That omission of key information, namely the numbers, is common to many -- perhaps most -- claims about drugs and medical interventions, regardless of the source of the claims, according to the study. It's routine in drug advertisements. It's common in announcements from many institutions that have found a dangerous side effect and want to be sure they get your attention.

But it's wrong.

There are several other ways that statistics can be very misleading, like overstating survival rates, or implying that in all cases early screening can lead to early detection and more successful treatment, the researchers contend.

In his unsuccessful attempt to win his party's nomination for president, Rudy Giuliani said in a campaign advertisement: "I had prostate cancer, 5, 6 years ago. My chance of surviving prostate cancer -- and thank God, I was cured of it -- in the United States? Eighty-two percent. My chance of surviving prostate cancer in England? Only 44 percent under socialized medicine."

That is flat out wrong, according to the researchers. "Giuliani's numbers are meaningless for making comparisons across groups of people that differ dramatically in how the diagnosis is made," the report states.

Giuliani's claim that men are nearly twice as likely to survive in the United States as in England is based on a five-year survival rate after detection. In a 2000 study, 49 British men per 100,000 were diagnosed with prostate cancer, of which 28 died within five years, about 44 percent. But screening for prostate cancer is different in England than in the United States. This country relies heavily on a prostate-specific antigens (PSA) test, which can sometimes detect cancer earlier. But the test is not widely used in England. Thus, the detection, and the five-year survival rate, spans a different time in the lives of patients in the two countries.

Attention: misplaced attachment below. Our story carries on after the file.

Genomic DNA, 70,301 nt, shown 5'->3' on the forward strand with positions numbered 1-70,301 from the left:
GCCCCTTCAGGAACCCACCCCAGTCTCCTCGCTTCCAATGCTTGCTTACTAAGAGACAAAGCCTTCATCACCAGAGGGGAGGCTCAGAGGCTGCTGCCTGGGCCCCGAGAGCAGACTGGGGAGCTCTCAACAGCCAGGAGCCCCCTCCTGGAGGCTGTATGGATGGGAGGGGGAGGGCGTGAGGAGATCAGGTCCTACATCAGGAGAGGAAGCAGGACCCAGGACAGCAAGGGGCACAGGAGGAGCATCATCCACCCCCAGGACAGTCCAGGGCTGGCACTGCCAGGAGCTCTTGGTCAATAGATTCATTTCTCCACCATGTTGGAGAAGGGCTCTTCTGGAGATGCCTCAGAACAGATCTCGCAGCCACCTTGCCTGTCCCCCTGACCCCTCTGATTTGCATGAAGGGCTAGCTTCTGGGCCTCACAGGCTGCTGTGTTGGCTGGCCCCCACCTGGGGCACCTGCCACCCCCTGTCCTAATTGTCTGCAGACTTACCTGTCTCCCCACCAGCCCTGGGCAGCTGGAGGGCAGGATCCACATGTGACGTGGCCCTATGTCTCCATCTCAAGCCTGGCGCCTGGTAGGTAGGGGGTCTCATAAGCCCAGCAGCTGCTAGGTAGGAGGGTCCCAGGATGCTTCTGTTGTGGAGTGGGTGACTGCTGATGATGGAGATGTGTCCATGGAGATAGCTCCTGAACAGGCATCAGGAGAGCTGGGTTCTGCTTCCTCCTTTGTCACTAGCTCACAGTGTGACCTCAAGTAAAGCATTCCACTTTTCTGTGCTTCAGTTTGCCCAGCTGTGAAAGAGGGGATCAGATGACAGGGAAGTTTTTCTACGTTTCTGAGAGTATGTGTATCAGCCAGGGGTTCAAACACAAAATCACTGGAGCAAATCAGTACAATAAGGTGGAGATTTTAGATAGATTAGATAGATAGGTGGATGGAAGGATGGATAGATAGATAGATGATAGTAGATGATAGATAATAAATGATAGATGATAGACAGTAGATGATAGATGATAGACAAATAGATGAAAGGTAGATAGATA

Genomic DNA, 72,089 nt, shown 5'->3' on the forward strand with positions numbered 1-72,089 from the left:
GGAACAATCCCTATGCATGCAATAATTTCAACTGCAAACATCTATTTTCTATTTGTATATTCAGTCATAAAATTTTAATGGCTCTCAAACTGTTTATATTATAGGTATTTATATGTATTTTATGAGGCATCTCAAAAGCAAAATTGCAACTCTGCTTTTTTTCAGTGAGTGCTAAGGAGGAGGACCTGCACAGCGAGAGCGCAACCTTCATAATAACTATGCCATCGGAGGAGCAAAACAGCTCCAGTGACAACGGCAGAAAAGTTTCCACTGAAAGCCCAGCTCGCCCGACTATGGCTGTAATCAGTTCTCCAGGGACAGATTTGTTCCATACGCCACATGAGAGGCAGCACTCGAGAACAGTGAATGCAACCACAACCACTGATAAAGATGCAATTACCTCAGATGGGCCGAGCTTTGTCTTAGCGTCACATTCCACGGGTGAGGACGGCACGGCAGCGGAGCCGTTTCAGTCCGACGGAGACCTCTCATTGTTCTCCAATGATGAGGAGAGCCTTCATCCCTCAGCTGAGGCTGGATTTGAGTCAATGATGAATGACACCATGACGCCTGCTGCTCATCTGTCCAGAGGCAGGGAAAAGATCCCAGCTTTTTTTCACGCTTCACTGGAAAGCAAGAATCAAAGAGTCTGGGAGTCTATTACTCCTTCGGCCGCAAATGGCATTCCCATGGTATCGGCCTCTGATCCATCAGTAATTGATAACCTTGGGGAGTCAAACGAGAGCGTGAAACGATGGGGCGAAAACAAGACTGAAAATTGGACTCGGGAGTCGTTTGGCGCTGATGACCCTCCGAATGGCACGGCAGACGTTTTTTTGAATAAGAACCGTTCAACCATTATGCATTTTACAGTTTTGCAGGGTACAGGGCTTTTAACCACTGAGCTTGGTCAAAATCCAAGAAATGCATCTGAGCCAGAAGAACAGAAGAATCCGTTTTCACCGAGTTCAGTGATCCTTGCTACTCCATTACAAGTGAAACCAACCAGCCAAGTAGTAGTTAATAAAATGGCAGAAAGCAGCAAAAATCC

To illustrate the point, the report turns to a hypothetical situation:

"Imagine a group of prostate cancer patients currently diagnosed at age 67, all of whom die at age 70. Each survived only three years, so the five-year survival of this group is 0 percent. Now imagine that the same group is diagnosed with prostate cancer by PSA tests earlier, at age 60, but they all still die at age 70."

If the patients in the second group lived to the age of 65, their five-year survival rate would be 100 percent, although they all died by age 70.

"Even though the survival rate has changed dramatically, nothing has changed about the time of death," the report notes.

"Are American men half as likely to die from prostate cancer as British men are?" the study continues. "The answer is no; the risk is about the same: About 26 prostate cancer deaths per 100,000 American men versus 27 per 100,000 in Britain."

Not to worry, the doctor always knows best, right? Not necessarily, according to the report.

In several studies, physicians were asked if they really understood what the widely known 25 percent risk reduction by mammography screening really means. If 1,000 women are tested, how many fewer will die of breast cancer?

The answers were all over the map, ranging from one out of 1,000 to 750 out of 1,000. Fortunately, most gave the correct answer, the researchers say, which is one. One more survivor will be added to the list, and that's 25 percent of the total number of survivors. But even after the answer was revealed, one physician insisted it should be 250.